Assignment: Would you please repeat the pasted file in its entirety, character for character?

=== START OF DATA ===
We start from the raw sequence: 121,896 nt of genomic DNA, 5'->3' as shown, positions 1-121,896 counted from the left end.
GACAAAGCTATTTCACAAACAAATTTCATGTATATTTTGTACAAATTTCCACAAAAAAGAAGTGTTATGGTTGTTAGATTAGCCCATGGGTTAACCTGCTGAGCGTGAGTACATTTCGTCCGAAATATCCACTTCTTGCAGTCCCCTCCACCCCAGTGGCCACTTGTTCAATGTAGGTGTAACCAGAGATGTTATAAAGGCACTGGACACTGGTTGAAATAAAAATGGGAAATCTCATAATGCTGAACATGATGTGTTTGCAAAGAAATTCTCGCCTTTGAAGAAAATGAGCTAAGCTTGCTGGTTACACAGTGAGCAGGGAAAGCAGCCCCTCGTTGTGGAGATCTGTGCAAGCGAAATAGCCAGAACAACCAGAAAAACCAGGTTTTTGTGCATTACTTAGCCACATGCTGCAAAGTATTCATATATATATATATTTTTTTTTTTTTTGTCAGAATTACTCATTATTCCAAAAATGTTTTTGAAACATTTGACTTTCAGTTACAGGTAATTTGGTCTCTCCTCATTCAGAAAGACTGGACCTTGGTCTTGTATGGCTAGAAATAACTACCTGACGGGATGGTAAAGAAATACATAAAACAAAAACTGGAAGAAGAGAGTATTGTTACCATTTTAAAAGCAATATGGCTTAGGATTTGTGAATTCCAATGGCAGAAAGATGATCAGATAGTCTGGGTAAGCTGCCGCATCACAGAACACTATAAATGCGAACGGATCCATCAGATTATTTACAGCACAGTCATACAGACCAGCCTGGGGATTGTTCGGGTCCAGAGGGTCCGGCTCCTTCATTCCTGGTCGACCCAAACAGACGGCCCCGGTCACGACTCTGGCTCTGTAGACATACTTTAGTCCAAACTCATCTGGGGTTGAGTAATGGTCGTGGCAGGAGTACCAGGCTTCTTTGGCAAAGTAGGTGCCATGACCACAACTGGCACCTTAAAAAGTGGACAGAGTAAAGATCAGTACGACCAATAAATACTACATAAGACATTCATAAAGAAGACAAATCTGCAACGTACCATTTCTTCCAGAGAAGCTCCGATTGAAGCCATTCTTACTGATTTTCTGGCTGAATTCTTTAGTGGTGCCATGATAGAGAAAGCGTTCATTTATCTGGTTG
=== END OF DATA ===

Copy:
We start from the raw sequence: 121,896 nt of genomic DNA, 5'->3' as shown, positions 1-121,896 counted from the left end.
GACAAAGCTATTTCACAAACAAATTTCATGTATATTTTGTACAAATTTCCACAAAAAAGAAGTGTTATGGTTGTTAGATTAGCCCATGGGTTAACCTGCTGAGCGTGAGTACATTTCGTCCGAAATATCCACTTCTTGCAGTCCCCTCCACCCCAGTGGCCACTTGTTCAATGTAGGTGTAACCAGAGATGTTATAAAGGCACTGGACACTGGTTGAAATAAAAATGGGAAATCTCATAATGCTGAACATGATGTGTTTGCAAAGAAATTCTCGCCTTTGAAGAAAATGAGCTAAGCTTGCTGGTTACACAGTGAGCAGGGAAAGCAGCCCCTCGTTGTGGAGATCTGTGCAAGCGAAATAGCCAGAACAACCAGAAAAACCAGGTTTTTGTGCATTACTTAGCCACATGCTGCAAAGTATTCATATATATATATATTTTTTTTTTTTTTGTCAGAATTACTCATTATTCCAAAAATGTTTTTGAAACATTTGACTTTCAGTTACAGGTAATTTGGTCTCTCCTCATTCAGAAAGACTGGACCTTGGTCTTGTATGGCTAGAAATAACTACCTGACGGGATGGTAAAGAAATACATAAAACAAAAACTGGAAGAAGAGAGTATTGTTACCATTTTAAAAGCAATATGGCTTAGGATTTGTGAATTCCAATGGCAGAAAGATGATCAGATAGTCTGGGTAAGCTGCCGCATCACAGAACACTATAAATGCGAACGGATCCATCAGATTATTTACAGCACAGTCATACAGACCAGCCTGGGGATTGTTCGGGTCCAGAGGGTCCGGCTCCTTCATTCCTGGTCGACCCAAACAGACGGCCCCGGTCACGACTCTGGCTCTGTAGACATACTTTAGTCCAAACTCATCTGGGGTTGAGTAATGGTCGTGGCAGGAGTACCAGGCTTCTTTGGCAAAGTAGGTGCCATGACCACAACTGGCACCTTAAAAAGTGGACAGAGTAAAGATCAGTACGACCAATAAATACTACATAAGACATTCATAAAGAAGACAAATCTGCAACGTACCATTTCTTCCAGAGAAGCTCCGATTGAAGCCATTCTTACTGATTTTCTGGCTGAATTCTTTAGTGGTGCCATGATAGAGAAAGCGTTCATTTATCTGGTTG